Ultimate consequences cannot be ignored

Ultimate consequences cannot be ignored

Elimination of animal agriculture might reduce GHG emissions to some extent but would ultimately end up with more people going hungry.

Every family has their inside jokes and humorous phrases they use regularly. None of them really makes sense to anyone outside of the household (no matter how hard you try explaining it). Best of all, many of those sayings often stem from something their kids blurted out when they were small - especially during the magical years of pretending.

One of our favorites stems from when my daughter was about 4-years-old. The broader circumstances don’t matter (you had to be there), but she was in the middle of an important (pretend) demonstration and with great authority she said, “You just go like that.” The phrase has stuck ever since.

Of course, she didn’t fully understand what she was telling us –- but that’s the great fun of those early years. For us, that phrase now gets applied whenever people begin making proclamations without really thinking about the consequences or understanding the complexities of what they’re saying.

I share that story because it reminds me of the pessimists who seemingly think we will solve global warming simply by removing meat, milk and eggs from our diets. I cited an example of that in last month’s column. One media source noted that, “In order to ‘feed the world’ we must stop factory farming our animals.” The article piled on by asserting: “Worldwide, animal agriculture is responsible for 90% of methane emissions and the U.S. habit of raising animals for food contributes more than half of our carbon footprint.”

I guess to them, solving climate change is nothing more than: “You just go like that.” But is it really that simple? Before we switch the planet over to an all-plant diet, there’s probably some other considerations along the way.

To that end, Drs. Robin White (Virginia Tech University) and Mary Beth Hall (U.S. Department of Agriculture) fully acknowledge the suggestion of doing away with animal agriculture. Their research, published in a 2017 National Academy of Sciences paper, addresses it from a comprehensive perspective: “…it has been suggested that reducing animal agriculture or consumption of animal-derived foods may reduce GHGs and enhance food security.”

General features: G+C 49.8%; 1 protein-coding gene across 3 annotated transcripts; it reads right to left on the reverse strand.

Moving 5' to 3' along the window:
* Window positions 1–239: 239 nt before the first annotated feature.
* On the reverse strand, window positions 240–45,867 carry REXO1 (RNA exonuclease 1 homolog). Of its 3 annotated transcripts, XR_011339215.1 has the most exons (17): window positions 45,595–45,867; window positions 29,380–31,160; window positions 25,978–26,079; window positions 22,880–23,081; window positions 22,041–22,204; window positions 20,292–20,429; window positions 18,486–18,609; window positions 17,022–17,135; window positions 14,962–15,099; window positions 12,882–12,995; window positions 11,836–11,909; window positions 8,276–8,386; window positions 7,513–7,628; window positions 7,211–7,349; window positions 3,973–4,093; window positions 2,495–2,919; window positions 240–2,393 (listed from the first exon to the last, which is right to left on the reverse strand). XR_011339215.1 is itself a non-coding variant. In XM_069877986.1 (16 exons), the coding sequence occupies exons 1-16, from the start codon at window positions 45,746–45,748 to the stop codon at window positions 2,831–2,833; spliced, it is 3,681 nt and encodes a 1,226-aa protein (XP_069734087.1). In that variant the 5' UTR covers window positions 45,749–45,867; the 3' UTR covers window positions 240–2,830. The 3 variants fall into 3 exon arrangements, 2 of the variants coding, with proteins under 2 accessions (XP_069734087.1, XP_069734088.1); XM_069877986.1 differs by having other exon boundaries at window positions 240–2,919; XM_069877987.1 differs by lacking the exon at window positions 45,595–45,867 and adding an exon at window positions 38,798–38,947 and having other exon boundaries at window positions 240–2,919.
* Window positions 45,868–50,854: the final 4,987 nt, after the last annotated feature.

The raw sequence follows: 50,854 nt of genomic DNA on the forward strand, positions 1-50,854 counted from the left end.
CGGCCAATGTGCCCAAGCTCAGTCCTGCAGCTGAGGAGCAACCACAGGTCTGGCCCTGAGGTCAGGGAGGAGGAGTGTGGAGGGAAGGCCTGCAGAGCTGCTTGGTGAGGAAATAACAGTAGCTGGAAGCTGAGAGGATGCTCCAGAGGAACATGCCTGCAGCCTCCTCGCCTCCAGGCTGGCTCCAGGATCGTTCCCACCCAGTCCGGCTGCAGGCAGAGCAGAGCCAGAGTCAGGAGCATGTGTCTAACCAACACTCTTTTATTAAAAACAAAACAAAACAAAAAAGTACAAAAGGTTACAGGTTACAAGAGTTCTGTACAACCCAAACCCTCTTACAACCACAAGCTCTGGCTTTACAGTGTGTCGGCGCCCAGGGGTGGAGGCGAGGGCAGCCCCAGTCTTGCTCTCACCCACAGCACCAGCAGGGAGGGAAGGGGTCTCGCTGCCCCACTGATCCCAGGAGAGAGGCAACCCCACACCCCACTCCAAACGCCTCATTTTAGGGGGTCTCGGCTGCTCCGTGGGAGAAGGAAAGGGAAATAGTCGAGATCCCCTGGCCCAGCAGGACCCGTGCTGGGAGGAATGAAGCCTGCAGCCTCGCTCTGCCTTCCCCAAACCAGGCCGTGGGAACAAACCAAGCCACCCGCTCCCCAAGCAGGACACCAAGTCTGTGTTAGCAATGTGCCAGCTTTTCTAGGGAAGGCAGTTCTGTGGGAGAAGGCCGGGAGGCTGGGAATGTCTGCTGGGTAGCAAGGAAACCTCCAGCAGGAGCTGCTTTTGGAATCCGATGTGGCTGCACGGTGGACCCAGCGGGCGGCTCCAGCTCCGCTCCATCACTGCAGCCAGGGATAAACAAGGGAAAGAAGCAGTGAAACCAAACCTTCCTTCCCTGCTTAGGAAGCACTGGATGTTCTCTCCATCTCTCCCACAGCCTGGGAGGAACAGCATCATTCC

Based on their findings, though, the authors warn of some important unintended consequences of going down the plant-only path: “Although modeled plants-only agriculture produced 23% more food, it met fewer of the U.S. population’s requirements for essential nutrients… This assessment suggests that removing animals from U.S. agriculture would reduce agricultural GHG emissions but would also create a food supply incapable of supporting the U.S. population’s nutritional requirements.”

In other words, eliminating animal agriculture might reduce GHG emissions to some extent but would ultimately end up with more people going hungry. That is, eliminating animal agriculture will not both reduce GHGs and enhance food security (as many activists like to proclaim).

Of course, along the way, ruminants get the most focus when it comes to climate change. In line with the findings by White and Hall, the late Dr. Eric Bradford led the landmark work, “Animal Agriculture and Global Food Supply,” Bradford and his colleagues aptly explained that:“…ruminants return more human food per unit of human-edible feed consumed because most of their feed is obtained from materials that cannot be consumed directly by humans. ”Turning forages into protein is truly a remarkable thing.

Similarly, Dr. Jude Capper explained that: “…livestock diets include a considerable quantity of by-products from human food, fiber and fuel production that are inedible by humans because of safety, quality, cultural or digestibility considerations.”

There’s an intangible component to all this, too. Several years ago I wrote about a plaque at the New Mexico History Museum. It read, “The first winter of 1933 was definitely the hardest one…. Our diet was red beans and corn bread for lunch and supper and watery gravy and biscuits for breakfast.” No meat, milk or eggs? I don’t think any of us want to go back to that type of imbalanced, monotonous diet.

So, while many good-intentioned people believe Meatless Mondays should become a daily affair, that matter isn’t that simple. If that were to occur, there’d be some hard decisions along the way. In the end, the world would actually be worse off -- not better. Animal agriculture is fundamental to feeding the world -- we can’t simply “just go like that.”

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